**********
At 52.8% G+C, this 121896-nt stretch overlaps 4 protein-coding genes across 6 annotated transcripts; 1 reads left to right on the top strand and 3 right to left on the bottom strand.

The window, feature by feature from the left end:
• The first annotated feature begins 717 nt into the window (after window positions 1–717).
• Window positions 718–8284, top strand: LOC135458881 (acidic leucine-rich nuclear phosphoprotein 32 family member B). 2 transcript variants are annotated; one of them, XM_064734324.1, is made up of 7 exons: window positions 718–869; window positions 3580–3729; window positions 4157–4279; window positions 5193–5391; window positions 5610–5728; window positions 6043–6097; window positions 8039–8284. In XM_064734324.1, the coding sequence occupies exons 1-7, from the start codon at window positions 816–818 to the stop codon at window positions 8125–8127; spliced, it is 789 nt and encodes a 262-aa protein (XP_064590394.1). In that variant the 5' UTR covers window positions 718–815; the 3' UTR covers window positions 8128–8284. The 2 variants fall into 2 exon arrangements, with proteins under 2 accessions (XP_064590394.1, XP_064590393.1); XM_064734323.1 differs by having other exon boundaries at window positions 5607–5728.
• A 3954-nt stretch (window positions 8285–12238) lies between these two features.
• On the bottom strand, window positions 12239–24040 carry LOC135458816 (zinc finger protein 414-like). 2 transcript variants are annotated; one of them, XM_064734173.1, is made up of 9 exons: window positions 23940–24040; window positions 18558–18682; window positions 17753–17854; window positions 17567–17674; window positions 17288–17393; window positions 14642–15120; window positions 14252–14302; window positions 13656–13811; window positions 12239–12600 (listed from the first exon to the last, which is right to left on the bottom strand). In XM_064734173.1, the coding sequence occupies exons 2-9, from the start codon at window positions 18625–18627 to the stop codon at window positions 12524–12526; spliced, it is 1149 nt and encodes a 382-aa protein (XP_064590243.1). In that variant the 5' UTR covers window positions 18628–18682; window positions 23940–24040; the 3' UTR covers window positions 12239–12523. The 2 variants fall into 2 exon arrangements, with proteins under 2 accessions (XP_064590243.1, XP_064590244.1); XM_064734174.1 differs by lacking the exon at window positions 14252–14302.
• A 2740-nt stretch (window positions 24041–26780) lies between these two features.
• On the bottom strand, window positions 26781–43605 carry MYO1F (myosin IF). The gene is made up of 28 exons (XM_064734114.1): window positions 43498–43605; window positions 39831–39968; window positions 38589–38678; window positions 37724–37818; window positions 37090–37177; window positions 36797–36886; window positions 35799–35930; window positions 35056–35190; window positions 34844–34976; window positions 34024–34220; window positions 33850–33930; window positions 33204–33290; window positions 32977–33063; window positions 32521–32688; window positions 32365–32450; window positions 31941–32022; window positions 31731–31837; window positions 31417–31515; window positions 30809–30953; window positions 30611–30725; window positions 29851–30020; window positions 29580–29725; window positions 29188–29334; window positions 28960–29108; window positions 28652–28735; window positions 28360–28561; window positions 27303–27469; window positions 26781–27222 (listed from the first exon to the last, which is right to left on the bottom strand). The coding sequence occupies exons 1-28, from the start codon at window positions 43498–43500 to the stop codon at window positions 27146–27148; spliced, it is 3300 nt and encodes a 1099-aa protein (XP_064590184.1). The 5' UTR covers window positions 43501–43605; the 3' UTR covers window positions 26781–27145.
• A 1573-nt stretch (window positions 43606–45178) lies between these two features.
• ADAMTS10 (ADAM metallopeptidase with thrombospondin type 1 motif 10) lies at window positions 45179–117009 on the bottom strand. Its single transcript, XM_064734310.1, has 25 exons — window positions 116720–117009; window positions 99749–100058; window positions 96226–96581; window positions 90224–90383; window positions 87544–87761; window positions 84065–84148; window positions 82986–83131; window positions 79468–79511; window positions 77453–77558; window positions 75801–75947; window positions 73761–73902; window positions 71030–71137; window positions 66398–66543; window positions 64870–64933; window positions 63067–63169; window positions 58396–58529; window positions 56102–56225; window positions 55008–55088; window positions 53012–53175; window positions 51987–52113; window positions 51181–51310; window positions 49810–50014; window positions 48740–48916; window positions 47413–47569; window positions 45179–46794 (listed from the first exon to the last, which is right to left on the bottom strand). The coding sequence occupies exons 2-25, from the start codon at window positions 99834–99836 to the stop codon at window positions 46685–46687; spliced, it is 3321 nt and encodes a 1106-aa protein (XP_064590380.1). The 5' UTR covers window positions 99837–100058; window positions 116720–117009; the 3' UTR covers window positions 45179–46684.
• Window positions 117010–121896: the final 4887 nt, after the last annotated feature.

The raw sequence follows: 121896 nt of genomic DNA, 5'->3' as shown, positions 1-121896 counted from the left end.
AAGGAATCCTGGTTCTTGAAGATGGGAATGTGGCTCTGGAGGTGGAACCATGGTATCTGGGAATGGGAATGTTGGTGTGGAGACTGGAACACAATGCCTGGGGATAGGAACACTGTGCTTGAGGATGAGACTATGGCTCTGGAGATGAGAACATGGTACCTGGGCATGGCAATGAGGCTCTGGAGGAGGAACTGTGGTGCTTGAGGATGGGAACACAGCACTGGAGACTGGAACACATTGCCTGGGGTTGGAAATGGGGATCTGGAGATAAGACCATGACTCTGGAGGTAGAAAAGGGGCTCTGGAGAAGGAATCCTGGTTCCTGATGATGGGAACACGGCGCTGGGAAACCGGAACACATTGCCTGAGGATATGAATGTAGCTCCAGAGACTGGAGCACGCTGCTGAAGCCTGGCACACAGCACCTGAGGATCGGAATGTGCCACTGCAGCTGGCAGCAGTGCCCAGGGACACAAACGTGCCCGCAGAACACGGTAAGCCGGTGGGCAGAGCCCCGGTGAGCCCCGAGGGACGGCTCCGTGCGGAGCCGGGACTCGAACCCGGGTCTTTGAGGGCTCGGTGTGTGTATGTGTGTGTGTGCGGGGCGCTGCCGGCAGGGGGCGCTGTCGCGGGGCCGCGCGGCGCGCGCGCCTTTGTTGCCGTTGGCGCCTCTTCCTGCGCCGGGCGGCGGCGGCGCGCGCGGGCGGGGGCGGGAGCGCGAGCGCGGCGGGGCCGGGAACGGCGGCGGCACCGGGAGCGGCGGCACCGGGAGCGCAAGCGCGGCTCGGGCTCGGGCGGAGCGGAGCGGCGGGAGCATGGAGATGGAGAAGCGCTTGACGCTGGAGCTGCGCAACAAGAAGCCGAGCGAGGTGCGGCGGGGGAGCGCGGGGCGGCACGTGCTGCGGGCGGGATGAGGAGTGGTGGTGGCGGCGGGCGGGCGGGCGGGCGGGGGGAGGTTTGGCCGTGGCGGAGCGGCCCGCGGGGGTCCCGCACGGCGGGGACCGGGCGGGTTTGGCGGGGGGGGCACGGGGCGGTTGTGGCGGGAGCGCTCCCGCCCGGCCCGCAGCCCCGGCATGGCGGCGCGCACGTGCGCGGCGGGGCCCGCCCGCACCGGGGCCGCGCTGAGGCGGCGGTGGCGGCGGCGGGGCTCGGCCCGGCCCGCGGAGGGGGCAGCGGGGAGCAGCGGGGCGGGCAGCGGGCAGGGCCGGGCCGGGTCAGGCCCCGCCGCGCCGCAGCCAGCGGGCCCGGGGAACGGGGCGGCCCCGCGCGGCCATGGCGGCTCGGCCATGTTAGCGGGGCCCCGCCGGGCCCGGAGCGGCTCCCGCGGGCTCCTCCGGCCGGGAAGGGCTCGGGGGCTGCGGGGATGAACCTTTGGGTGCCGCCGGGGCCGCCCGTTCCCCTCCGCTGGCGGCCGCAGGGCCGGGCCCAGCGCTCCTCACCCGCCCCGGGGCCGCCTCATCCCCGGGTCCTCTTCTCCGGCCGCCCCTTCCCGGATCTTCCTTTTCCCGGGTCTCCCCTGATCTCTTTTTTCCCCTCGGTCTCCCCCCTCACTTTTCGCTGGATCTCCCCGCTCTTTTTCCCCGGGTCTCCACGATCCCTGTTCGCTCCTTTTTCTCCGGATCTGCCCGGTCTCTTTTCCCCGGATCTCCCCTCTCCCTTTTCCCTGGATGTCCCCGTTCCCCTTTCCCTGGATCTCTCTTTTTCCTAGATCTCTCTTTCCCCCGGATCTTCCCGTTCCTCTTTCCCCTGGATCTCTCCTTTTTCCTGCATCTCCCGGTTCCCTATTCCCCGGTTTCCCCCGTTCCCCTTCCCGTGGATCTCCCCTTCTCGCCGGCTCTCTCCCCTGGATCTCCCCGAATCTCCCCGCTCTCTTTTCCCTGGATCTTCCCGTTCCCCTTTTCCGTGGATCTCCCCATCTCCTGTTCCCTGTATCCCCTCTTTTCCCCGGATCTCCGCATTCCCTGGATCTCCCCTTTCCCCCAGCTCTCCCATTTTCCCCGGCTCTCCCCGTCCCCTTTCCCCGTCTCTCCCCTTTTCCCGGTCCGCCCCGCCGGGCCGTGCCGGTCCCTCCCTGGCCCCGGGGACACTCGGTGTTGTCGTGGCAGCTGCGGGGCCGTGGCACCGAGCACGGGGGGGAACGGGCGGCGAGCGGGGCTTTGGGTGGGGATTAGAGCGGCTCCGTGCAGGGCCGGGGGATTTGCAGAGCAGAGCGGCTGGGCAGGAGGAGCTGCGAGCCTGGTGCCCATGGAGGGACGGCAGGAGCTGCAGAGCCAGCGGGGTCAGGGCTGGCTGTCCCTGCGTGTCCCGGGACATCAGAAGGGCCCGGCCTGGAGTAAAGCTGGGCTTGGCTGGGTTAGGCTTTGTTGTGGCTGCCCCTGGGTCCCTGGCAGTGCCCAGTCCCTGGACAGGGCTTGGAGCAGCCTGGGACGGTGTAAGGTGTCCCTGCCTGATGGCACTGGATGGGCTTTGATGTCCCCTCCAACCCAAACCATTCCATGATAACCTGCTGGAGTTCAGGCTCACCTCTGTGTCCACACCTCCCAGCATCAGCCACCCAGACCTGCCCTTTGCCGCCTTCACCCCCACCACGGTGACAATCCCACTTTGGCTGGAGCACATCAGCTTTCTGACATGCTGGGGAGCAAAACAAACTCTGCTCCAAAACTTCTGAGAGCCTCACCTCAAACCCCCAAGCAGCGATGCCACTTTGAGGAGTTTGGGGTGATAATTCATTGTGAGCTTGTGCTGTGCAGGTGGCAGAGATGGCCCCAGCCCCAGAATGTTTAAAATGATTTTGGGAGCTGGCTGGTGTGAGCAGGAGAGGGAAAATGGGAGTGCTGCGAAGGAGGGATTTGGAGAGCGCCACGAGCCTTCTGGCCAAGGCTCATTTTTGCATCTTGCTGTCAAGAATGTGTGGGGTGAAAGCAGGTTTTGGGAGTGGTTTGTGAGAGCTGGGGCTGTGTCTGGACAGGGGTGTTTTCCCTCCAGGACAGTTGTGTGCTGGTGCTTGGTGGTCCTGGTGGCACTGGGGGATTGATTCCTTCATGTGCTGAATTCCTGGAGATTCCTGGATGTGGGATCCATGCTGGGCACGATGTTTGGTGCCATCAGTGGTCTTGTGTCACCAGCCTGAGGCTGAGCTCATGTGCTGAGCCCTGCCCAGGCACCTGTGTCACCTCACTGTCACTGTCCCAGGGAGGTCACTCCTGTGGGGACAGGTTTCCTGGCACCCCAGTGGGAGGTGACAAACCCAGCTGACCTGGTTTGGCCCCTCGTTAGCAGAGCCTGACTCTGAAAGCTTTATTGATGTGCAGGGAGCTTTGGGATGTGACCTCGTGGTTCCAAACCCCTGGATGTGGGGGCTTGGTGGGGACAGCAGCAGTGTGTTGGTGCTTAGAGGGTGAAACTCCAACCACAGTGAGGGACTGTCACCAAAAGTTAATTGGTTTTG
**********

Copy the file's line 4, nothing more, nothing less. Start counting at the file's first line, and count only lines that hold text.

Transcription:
• Window positions 718–8284, top strand: LOC135458881 (acidic leucine-rich nuclear phosphoprotein 32 family member B). 2 transcript variants are annotated; one of them, XM_064734324.1, is made up of 7 exons: window positions 718–869; window positions 3580–3729; window positions 4157–4279; window positions 5193–5391; window positions 5610–5728; window positions 6043–6097; window positions 8039–8284. In XM_064734324.1, the coding sequence occupies exons 1-7, from the start codon at window positions 816–818 to the stop codon at window positions 8125–8127; spliced, it is 789 nt and encodes a 262-aa protein (XP_064590394.1). In that variant the 5' UTR covers window positions 718–815; the 3' UTR covers window positions 8128–8284. The 2 variants fall into 2 exon arrangements, with proteins under 2 accessions (XP_064590394.1, XP_064590393.1); XM_064734323.1 differs by having other exon boundaries at window positions 5607–5728.